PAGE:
Troy City Council member Dejerilyn Henderson died suddenly earlier this month, and the news stories about her public life defined her as an outspoken civic leader as well as an advocate for black students in the city school system in which she taught for more than 30 years.
What was not mentioned was the role that Henderson and her former husband Jerry played in a federal court ruling that led to the Alabama Democratic Party choosing then-Lt. Gov. Bill Baxley as its 1986 gubernatorial nominee, a move that angered voters and led to the election of longshot candidate Guy Hunt, the first Republican to become governor since Reconstruction.
“Obviously it is not possible to quantify the role Mrs. Henderson played but it was definitely significant,” said former University of Alabama political scientist Bill Stewart. “It is among the actions taken by the Alabama Democratic Party that caused thousands and thousands of white Democrats to leave it.”
Going into 1986, it was assumed among Alabama Democrats and Republicans alike that the Democrats would retain their century-long hold on the governor’s chair. The state GOP did not even make the governor’s race a priority. Its statewide priority, according to party chairman Emory Folmar, was the re-election of one-term incumbent U.S. Sen. Jeremiah Denton.
The Democratic gubernatorial field featured five candidates vying to succeed the retiring George C. Wallace, among them former Gov. Fob James and former Lt. Gov. George McMillan. But the top two contenders were Baxley, a former two-term attorney general, and the then-current occupant of the attorney general’s post, the tough-talking, former Mobile County District Attorney Charlie Graddick.
The contest between the two was not exactly friendly. It became even less so after Baxley finished first in the June 3 party gubernatorial primary and Graddick finished second. But Baxley’s failure to win a majority meant the two would compete in a June 24 runoff.
A looming issue in that runoff race was the possibility of “crossover” votes — ballots cast by people who had voted in the June 3 Republican primary. There were no statewide Republican runoff elections on June 24. Less than 30,000 had cast ballots in the two-candidate GOP gubernatorial nomination race, and Hunt had finished first.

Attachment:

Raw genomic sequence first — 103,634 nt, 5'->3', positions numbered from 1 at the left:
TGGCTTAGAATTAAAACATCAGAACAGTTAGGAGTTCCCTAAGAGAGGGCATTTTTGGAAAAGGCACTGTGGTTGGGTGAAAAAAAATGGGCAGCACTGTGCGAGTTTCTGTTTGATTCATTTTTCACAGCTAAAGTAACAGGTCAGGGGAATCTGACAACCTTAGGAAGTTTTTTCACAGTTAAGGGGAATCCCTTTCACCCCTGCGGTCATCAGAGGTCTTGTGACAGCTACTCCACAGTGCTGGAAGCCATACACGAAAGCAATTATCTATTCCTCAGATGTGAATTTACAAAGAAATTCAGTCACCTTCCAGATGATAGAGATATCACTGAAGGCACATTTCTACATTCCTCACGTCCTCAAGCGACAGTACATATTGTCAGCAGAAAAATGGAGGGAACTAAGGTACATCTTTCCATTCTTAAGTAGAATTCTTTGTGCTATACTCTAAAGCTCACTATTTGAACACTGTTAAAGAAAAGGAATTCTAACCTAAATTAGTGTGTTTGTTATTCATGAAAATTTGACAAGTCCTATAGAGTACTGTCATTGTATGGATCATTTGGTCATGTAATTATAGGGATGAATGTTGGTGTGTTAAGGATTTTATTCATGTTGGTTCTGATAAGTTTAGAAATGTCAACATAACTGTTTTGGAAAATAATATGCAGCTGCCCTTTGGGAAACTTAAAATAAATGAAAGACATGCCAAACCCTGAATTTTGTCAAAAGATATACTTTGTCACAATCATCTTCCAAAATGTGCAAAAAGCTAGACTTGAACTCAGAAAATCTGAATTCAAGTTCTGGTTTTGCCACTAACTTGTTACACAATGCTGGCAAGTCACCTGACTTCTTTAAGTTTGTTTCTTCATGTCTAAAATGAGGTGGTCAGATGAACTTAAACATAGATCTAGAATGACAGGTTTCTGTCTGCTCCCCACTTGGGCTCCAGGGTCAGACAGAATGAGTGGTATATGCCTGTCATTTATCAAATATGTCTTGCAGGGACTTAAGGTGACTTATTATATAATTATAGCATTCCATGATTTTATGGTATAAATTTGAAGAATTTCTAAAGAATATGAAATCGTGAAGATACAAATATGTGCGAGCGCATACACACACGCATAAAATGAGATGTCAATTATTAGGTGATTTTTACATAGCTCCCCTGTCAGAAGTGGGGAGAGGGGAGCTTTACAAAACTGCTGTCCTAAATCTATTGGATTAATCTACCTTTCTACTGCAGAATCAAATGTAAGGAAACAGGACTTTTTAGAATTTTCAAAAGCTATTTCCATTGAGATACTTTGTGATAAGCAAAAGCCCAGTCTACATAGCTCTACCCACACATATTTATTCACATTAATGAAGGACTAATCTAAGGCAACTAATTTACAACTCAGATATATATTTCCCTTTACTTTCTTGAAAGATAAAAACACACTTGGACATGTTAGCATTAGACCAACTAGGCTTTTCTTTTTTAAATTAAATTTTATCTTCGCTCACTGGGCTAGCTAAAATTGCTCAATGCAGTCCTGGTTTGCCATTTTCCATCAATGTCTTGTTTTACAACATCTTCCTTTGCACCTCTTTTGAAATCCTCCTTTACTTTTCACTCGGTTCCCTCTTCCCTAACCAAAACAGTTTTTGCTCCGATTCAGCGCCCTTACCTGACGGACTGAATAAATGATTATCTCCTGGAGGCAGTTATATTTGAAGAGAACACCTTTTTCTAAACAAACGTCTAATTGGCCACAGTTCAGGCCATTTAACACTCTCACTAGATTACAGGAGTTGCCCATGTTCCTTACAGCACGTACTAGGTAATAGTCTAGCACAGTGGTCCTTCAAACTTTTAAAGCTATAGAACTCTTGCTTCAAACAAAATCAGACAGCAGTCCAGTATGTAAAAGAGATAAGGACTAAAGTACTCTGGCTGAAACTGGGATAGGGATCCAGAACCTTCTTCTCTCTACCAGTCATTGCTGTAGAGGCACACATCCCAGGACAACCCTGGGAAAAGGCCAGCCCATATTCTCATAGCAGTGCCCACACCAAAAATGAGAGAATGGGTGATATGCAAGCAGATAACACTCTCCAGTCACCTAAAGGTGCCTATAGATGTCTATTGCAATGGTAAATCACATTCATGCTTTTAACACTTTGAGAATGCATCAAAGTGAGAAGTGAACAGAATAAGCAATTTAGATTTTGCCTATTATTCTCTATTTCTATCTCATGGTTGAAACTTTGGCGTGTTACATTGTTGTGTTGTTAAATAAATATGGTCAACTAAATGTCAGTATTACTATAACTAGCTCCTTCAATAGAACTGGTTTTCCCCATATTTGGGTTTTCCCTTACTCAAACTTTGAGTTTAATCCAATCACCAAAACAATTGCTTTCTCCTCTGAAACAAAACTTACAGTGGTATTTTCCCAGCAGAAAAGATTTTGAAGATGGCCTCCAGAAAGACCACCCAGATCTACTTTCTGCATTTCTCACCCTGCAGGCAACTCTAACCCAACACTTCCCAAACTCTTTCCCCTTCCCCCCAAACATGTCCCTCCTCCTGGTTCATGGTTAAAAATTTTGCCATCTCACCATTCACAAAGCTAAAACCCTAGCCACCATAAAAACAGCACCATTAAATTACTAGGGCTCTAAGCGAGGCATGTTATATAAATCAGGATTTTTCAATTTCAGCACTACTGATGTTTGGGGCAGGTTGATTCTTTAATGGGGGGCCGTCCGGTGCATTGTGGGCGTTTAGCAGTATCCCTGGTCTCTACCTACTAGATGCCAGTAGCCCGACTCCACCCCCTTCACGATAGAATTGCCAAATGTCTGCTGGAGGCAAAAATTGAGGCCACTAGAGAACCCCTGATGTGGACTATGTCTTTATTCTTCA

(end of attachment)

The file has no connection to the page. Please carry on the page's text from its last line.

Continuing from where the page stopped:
Under the authority it had under Alabama law, the state Democratic Party in 1979 had established a rule against crossover votes, the measure stating in part that “any person who votes in the first primary election of another political party shall not be entitled to vote in the Democratic Party’s run-off Primary Election which follows such first primary election.” As a three-judge federal panel would subsequently note, the rule took effect after it was reviewed under Section 5 of the federal Voting Rights Act, and found to not have “had the purpose or effect of denying or abridging the right to vote on account of race.” (An historical reminder: The Voting Rights Act had been passed after the Selma-to-Montgomery voting rights march in 1965.)
As Baxley and Graddick headed toward their June 24 showdown, a number of Republican officials said it would be permissible for GOP primary voters to cast ballots in that runoff election. Democratic Party officials sought to publicize the no-crossover rule, reminding the party’s county chairs of the rule’s existence, and suggesting a series of questions to ask runoff voters to determine if they were casting “crossover” ballots. Graddick weighed in, urging Republican primary voters to support him, and his office issued a letter to local election officials, warning them of legal consequences if they sought to enforce the crossover rule.
After the June 24 votes were counted, Graddick led Baxley by 8,756 votes. But the Baxley camp challenged that outcome, arguing that crossover votes gave Graddick the edge, and both camps prepared for what would be weeks of legal dueling. For the Baxley camp, an obvious step was a lawsuit alleging that Graddick had violated the federal Voting Rights Act. When the self-styled black wing of the party, the pro-Baxley Alabama Democratic Conference (ADC), looked for plaintiffs for that lawsuit, it knew where to look: Pike County.